Aleks Krotoski tells the story of the languages that have been used to talk to machines.
The Tower of Babel
Today's digital world is a reverse tower of Babel. It takes all sorts of different languages to build it. It is this phenomenon that Aleks Krotoski explores in this final edition.
Aleks Krotoski introduces the programming language that people probably interact with on a daily basis more than any other.
Basic is the little language that could. As language of choice for home computing in the 1980s, it became iconic.
Inefficient, verbose and ugly, yet by the 1990s, 80 per cent of the world's business software was written in Cobol. Aleks Krotoski explores why.
The history of computing is dominated by the hardware; the race for speed and power has overshadowed how we've devised ways to instruct these machines to do useful tasks.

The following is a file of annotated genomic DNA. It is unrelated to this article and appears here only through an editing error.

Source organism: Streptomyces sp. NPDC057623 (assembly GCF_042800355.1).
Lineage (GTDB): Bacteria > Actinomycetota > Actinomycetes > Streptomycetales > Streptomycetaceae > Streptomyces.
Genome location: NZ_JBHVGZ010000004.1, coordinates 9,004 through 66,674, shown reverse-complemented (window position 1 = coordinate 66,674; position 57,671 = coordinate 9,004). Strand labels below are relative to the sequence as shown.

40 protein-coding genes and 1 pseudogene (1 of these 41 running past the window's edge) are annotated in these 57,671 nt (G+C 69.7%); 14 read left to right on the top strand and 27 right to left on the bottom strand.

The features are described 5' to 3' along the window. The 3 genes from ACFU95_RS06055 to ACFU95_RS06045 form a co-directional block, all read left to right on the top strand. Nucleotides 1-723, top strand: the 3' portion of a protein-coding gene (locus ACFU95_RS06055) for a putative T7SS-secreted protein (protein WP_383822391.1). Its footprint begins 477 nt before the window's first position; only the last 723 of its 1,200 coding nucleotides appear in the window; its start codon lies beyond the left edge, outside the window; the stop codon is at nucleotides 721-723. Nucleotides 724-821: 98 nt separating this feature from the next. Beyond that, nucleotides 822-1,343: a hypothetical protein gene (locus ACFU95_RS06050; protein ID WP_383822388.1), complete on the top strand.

In this 5 part series Aleks Krotoski tells the story of the languages we've used to talk to the machines. FORTRAN is the oldest of what are called high level languages and marked a revolution in computing. With its invention programmers no longer had to work at the level of the machine in ones and zeroes but could talk in terms of the problem they wanted solved. And those problems were the calculations that allowed everything from the space race to nuclear power to become a reality.